By Poulomi Das Sep. 11, 2019
Three months ago, I met and spent time getting to know someone who spoke the same mother tongue as me. At first, it felt like discovering a whole new part of myself. But soon, the sameness started feeling suffocating. I felt like I knew him too well, too soon, and that his red flags could never have the luxury of just being flags.
here’s a moment in the opening episode of the criminally underrated Ramy that underlines the double standards that some of us employ while considering anyone from our community as a potential romantic prospect. In it, its titular lead, Ramy, a 20-something first-generation Egyptian-American goes on a family-approved blind date with an Egyptian-American woman. In the initial minutes of their meeting, both of them nervously lock eyes, make stilted conversation, and awkwardly smile at each other like two inadvertent lab rats.
For a while it seems as if their meeting is destined to be nothing more than mere footnotes in their lives. But their sameness – they speak the same language, practise the same religion, and even their anxieties and ambitions are coloured by the same cultural expectations – guarantee that their wavelengths are automatically in sync. So it doesn’t take long for them to genuinely enjoy each other’s company or laugh at shared jokes about the odd peculiarities of Muslims. Yet something shifts by the end of their time together. As Ramy walks his date to her car, he becomes visibly aloof. “I didn’t know if you did that,” he tells her in a parental cadence when she asks for a goodnight kiss.
For her, he’s just any other date that has gone suprisingly well and at that moment, she wants nothing more than just to have sex with him. But for him, she’s a reminder of the Egyptian upbringing that he can never really run away from. As a result, Ramy, who didn’t think twice before hooking up with a white girl in a previous scene, is almost horrified by her open sexual advances. He suddenly turns conservative about the woman initiating sex (“I thought we had to get married first”), ending things prematurely. It builds up to a sensational showdown where Ramy’s date calls him out for refusing to see her as just another girl he went out with: “I’m like in this little Muslim box in your head and I’m like the wife or mother of your kids, right?”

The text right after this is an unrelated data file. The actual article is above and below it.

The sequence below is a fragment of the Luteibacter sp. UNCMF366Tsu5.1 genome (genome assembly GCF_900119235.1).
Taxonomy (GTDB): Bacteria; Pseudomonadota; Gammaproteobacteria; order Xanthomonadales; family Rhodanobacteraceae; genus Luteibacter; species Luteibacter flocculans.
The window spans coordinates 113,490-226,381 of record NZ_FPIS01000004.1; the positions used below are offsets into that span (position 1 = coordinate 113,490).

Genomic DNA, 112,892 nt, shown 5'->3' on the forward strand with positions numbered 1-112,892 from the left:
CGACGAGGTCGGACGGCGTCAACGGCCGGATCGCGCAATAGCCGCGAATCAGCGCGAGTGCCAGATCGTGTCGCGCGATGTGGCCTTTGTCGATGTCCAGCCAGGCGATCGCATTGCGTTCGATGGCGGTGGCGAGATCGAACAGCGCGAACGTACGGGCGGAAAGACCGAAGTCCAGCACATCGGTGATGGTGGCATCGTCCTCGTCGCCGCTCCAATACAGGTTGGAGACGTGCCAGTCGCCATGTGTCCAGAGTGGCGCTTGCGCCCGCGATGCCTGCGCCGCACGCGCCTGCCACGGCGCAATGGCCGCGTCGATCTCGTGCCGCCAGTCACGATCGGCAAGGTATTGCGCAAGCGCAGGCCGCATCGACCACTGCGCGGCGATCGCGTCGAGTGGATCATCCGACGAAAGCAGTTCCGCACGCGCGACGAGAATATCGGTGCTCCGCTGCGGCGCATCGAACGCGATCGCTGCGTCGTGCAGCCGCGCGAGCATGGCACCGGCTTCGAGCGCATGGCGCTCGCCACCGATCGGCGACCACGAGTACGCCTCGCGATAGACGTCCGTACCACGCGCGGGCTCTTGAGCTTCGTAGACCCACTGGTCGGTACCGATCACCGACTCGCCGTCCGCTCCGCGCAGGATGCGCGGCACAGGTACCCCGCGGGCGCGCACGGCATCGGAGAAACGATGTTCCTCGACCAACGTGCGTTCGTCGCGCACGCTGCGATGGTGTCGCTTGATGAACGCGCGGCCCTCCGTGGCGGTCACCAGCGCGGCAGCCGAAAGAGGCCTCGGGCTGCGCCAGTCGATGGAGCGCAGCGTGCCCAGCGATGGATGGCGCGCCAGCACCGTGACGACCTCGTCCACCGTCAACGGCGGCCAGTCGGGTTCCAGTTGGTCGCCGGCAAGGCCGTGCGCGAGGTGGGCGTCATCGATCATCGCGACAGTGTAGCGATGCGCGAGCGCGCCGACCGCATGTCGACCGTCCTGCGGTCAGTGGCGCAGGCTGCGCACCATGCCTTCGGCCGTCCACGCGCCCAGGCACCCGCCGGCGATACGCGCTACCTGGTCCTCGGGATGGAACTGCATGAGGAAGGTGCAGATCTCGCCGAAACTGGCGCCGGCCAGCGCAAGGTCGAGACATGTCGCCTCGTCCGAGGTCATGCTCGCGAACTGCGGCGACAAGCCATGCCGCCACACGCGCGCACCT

When I first watched this scene play out on my laptop screen three months ago, I marvelled at the accuracy with which Ramy managed to distill this dating hypocrisy in chilling detail. Despite the specificity of the show’s premise, this scene feelt universal: a comment not just on the personal prejudices of its lead but also on the double dating lives of an entire generation, who tend to instantly exclude people who sound like us from the ambit of our future and take to imagining a life with someone who has nothing in common with us.
For her, he’s just any other date that has gone suprisingly well and at that moment, she wants nothing more than just to have sex with him.
Perhaps, the scene stuck with me because I happened to find myself in a similar situation at the time. I spent over a month getting to know someone with the same cultural baggage as mine, a bond that felt immediately exclusive, solely based on the fact that we shared the same mother tongue — Bangla. I remember diving in with trepidation for it wasn’t an experience I had any reference for. Until then, my dating history accommodated men whose life experiences weren’t tethered to mine via the commonality of a mother tongue. The men in my past spoke in inflections that I wouldn’t recognise from a crowd, shared a wholly alien relationship with the meat and fish on their plates, and didn’t seem to quite understand why I instinctively searched for a piece of potato in every biriyani I sampled. This guy on the other hand, did. It felt a lot like a pair of eyes instantly locking with yours in a sea of people or someone knowing the tune of your favourite song without you telling them about it.